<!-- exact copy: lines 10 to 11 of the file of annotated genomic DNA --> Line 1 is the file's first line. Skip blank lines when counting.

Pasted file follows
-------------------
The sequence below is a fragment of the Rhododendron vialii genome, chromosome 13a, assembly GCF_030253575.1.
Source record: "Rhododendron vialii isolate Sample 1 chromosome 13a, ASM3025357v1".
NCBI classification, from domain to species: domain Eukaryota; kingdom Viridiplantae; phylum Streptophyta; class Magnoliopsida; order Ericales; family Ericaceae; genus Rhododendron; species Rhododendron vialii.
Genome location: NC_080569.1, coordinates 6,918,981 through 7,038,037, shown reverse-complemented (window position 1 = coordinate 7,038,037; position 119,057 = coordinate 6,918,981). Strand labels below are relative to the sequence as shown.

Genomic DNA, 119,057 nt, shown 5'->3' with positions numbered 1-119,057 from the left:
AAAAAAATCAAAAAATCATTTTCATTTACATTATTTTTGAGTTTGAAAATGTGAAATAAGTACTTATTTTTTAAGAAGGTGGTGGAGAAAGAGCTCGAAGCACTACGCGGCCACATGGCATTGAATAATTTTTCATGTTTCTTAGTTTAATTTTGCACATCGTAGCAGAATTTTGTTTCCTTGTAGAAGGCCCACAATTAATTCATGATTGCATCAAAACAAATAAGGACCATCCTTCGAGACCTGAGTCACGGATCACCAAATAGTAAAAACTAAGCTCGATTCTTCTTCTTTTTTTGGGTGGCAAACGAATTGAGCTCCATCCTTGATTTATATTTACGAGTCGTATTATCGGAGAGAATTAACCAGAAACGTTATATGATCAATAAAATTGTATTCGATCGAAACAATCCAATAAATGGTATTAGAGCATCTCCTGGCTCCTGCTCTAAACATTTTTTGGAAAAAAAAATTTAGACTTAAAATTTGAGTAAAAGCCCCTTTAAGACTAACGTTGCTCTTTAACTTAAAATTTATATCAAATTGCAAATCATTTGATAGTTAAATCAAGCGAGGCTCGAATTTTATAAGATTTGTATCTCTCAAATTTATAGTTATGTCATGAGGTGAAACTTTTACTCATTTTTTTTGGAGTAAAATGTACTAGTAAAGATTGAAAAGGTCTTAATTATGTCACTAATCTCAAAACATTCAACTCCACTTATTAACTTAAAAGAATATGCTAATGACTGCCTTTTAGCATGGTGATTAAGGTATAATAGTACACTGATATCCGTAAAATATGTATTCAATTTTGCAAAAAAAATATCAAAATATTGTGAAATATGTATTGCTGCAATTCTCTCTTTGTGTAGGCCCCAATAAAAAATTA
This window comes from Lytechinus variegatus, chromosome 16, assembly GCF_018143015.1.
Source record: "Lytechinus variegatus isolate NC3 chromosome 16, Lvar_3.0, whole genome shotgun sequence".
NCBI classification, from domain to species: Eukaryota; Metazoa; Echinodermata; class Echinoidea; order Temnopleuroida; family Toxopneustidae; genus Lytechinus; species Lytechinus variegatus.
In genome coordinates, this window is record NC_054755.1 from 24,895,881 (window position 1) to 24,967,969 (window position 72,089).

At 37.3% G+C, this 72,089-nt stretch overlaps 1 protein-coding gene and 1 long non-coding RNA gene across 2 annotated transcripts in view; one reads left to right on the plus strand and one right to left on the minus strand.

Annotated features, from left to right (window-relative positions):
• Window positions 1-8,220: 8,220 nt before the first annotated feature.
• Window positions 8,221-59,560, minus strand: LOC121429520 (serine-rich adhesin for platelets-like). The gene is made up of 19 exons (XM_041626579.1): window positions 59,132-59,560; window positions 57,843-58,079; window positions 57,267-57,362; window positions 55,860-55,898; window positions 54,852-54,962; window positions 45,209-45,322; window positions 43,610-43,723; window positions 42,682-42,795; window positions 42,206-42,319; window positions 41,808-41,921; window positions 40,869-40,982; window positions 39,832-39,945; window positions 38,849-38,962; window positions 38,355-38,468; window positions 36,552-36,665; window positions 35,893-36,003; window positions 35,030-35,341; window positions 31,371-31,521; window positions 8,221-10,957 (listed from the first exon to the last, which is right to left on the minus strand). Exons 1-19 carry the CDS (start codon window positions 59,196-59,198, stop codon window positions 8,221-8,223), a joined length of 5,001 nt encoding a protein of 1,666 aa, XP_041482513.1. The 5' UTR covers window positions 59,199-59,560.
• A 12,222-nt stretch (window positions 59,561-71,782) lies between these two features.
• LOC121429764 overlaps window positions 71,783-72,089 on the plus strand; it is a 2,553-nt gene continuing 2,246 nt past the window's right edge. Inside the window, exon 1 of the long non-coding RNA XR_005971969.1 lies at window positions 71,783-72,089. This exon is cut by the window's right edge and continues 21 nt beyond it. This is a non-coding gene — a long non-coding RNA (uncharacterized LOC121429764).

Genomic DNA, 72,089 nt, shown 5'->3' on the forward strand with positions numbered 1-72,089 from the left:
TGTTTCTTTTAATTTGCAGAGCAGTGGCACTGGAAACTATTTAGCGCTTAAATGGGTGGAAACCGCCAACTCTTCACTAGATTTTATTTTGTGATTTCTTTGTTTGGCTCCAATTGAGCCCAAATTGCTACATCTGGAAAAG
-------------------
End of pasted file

In genome coordinates, this window is record NC_054755.1 from 24,895,881 (window position 1) to 24,967,969 (window position 72,089).

At 37.3% G+C, this 72,089-nt stretch overlaps 1 protein-coding gene and 1 long non-coding RNA gene across 2 annotated transcripts in view; one reads left to right on the plus strand and one right to left on the minus strand.